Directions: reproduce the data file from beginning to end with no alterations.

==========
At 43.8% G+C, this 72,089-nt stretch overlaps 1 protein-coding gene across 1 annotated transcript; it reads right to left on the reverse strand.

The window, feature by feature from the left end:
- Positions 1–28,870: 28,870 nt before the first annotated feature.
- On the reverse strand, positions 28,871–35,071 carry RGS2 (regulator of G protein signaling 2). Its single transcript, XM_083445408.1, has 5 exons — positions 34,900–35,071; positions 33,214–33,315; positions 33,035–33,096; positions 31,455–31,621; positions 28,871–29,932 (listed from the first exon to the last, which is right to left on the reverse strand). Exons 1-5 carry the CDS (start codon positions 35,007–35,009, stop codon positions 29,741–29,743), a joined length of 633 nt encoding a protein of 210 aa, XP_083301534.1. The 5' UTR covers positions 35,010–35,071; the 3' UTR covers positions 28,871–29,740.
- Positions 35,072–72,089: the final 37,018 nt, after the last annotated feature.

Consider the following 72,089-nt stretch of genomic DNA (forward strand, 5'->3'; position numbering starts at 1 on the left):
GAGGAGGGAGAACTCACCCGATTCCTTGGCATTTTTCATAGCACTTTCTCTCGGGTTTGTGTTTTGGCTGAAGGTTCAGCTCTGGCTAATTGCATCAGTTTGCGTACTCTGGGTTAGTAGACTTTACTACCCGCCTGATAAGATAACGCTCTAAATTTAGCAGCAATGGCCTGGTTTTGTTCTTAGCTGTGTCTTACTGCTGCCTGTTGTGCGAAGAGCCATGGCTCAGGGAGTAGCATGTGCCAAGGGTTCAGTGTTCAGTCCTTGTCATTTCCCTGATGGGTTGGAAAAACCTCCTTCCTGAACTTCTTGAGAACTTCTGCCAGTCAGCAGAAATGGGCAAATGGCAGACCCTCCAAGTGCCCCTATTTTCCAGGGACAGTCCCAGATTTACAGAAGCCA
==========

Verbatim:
At 43.8% G+C, this 72,089-nt stretch overlaps 1 protein-coding gene across 1 annotated transcript; it reads right to left on the reverse strand.

The window, feature by feature from the left end:
- Positions 1–28,870: 28,870 nt before the first annotated feature.
- On the reverse strand, positions 28,871–35,071 carry RGS2 (regulator of G protein signaling 2). Its single transcript, XM_083445408.1, has 5 exons — positions 34,900–35,071; positions 33,214–33,315; positions 33,035–33,096; positions 31,455–31,621; positions 28,871–29,932 (listed from the first exon to the last, which is right to left on the reverse strand). Exons 1-5 carry the CDS (start codon positions 35,007–35,009, stop codon positions 29,741–29,743), a joined length of 633 nt encoding a protein of 210 aa, XP_083301534.1. The 5' UTR covers positions 35,010–35,071; the 3' UTR covers positions 28,871–29,740.
- Positions 35,072–72,089: the final 37,018 nt, after the last annotated feature.

Consider the following 72,089-nt stretch of genomic DNA (forward strand, 5'->3'; position numbering starts at 1 on the left):
GAGGAGGGAGAACTCACCCGATTCCTTGGCATTTTTCATAGCACTTTCTCTCGGGTTTGTGTTTTGGCTGAAGGTTCAGCTCTGGCTAATTGCATCAGTTTGCGTACTCTGGGTTAGTAGACTTTACTACCCGCCTGATAAGATAACGCTCTAAATTTAGCAGCAATGGCCTGGTTTTGTTCTTAGCTGTGTCTTACTGCTGCCTGTTGTGCGAAGAGCCATGGCTCAGGGAGTAGCATGTGCCAAGGGTTCAGTGTTCAGTCCTTGTCATTTCCCTGATGGGTTGGAAAAACCTCCTTCCTGAACTTCTTGAGAACTTCTGCCAGTCAGCAGAAATGGGCAAATGGCAGACCCTCCAAGTGCCCCTATTTTCCAGGGACAGTCCCAGATTTACAGAAGCCA